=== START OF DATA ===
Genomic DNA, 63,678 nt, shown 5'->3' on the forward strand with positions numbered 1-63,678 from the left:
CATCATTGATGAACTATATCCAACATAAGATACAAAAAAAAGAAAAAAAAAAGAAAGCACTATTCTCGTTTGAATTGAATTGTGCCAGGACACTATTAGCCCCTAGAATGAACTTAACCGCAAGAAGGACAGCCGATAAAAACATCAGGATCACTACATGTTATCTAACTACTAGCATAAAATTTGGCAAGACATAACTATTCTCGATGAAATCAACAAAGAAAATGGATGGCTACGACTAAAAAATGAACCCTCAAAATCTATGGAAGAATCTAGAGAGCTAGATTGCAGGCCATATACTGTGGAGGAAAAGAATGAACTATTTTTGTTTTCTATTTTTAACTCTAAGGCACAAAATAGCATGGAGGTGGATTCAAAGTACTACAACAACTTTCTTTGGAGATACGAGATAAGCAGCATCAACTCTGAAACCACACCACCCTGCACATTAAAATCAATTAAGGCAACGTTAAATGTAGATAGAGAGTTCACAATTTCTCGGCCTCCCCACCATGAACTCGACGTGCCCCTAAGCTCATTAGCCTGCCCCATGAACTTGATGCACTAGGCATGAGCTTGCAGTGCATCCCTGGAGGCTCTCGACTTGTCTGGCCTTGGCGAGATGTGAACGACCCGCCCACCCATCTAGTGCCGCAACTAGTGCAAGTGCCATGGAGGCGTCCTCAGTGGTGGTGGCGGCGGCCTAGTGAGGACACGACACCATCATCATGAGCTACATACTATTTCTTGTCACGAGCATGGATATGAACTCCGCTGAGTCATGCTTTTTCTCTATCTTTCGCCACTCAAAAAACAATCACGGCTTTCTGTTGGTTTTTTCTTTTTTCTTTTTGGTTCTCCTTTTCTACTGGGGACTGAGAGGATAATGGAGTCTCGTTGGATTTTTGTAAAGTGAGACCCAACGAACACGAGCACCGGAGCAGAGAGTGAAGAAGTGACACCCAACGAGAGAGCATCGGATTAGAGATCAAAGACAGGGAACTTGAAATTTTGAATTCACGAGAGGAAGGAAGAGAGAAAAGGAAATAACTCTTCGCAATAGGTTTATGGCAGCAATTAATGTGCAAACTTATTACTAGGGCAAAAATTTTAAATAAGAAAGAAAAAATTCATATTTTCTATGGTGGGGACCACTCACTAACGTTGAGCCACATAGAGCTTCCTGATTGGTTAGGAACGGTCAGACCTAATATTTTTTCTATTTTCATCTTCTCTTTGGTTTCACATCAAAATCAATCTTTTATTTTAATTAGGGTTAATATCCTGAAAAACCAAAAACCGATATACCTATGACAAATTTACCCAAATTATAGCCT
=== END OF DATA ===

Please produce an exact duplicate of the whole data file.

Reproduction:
Genomic DNA, 63,678 nt, shown 5'->3' on the forward strand with positions numbered 1-63,678 from the left:
CATCATTGATGAACTATATCCAACATAAGATACAAAAAAAAGAAAAAAAAAAGAAAGCACTATTCTCGTTTGAATTGAATTGTGCCAGGACACTATTAGCCCCTAGAATGAACTTAACCGCAAGAAGGACAGCCGATAAAAACATCAGGATCACTACATGTTATCTAACTACTAGCATAAAATTTGGCAAGACATAACTATTCTCGATGAAATCAACAAAGAAAATGGATGGCTACGACTAAAAAATGAACCCTCAAAATCTATGGAAGAATCTAGAGAGCTAGATTGCAGGCCATATACTGTGGAGGAAAAGAATGAACTATTTTTGTTTTCTATTTTTAACTCTAAGGCACAAAATAGCATGGAGGTGGATTCAAAGTACTACAACAACTTTCTTTGGAGATACGAGATAAGCAGCATCAACTCTGAAACCACACCACCCTGCACATTAAAATCAATTAAGGCAACGTTAAATGTAGATAGAGAGTTCACAATTTCTCGGCCTCCCCACCATGAACTCGACGTGCCCCTAAGCTCATTAGCCTGCCCCATGAACTTGATGCACTAGGCATGAGCTTGCAGTGCATCCCTGGAGGCTCTCGACTTGTCTGGCCTTGGCGAGATGTGAACGACCCGCCCACCCATCTAGTGCCGCAACTAGTGCAAGTGCCATGGAGGCGTCCTCAGTGGTGGTGGCGGCGGCCTAGTGAGGACACGACACCATCATCATGAGCTACATACTATTTCTTGTCACGAGCATGGATATGAACTCCGCTGAGTCATGCTTTTTCTCTATCTTTCGCCACTCAAAAAACAATCACGGCTTTCTGTTGGTTTTTTCTTTTTTCTTTTTGGTTCTCCTTTTCTACTGGGGACTGAGAGGATAATGGAGTCTCGTTGGATTTTTGTAAAGTGAGACCCAACGAACACGAGCACCGGAGCAGAGAGTGAAGAAGTGACACCCAACGAGAGAGCATCGGATTAGAGATCAAAGACAGGGAACTTGAAATTTTGAATTCACGAGAGGAAGGAAGAGAGAAAAGGAAATAACTCTTCGCAATAGGTTTATGGCAGCAATTAATGTGCAAACTTATTACTAGGGCAAAAATTTTAAATAAGAAAGAAAAAATTCATATTTTCTATGGTGGGGACCACTCACTAACGTTGAGCCACATAGAGCTTCCTGATTGGTTAGGAACGGTCAGACCTAATATTTTTTCTATTTTCATCTTCTCTTTGGTTTCACATCAAAATCAATCTTTTATTTTAATTAGGGTTAATATCCTGAAAAACCAAAAACCGATATACCTATGACAAATTTACCCAAATTATAGCCT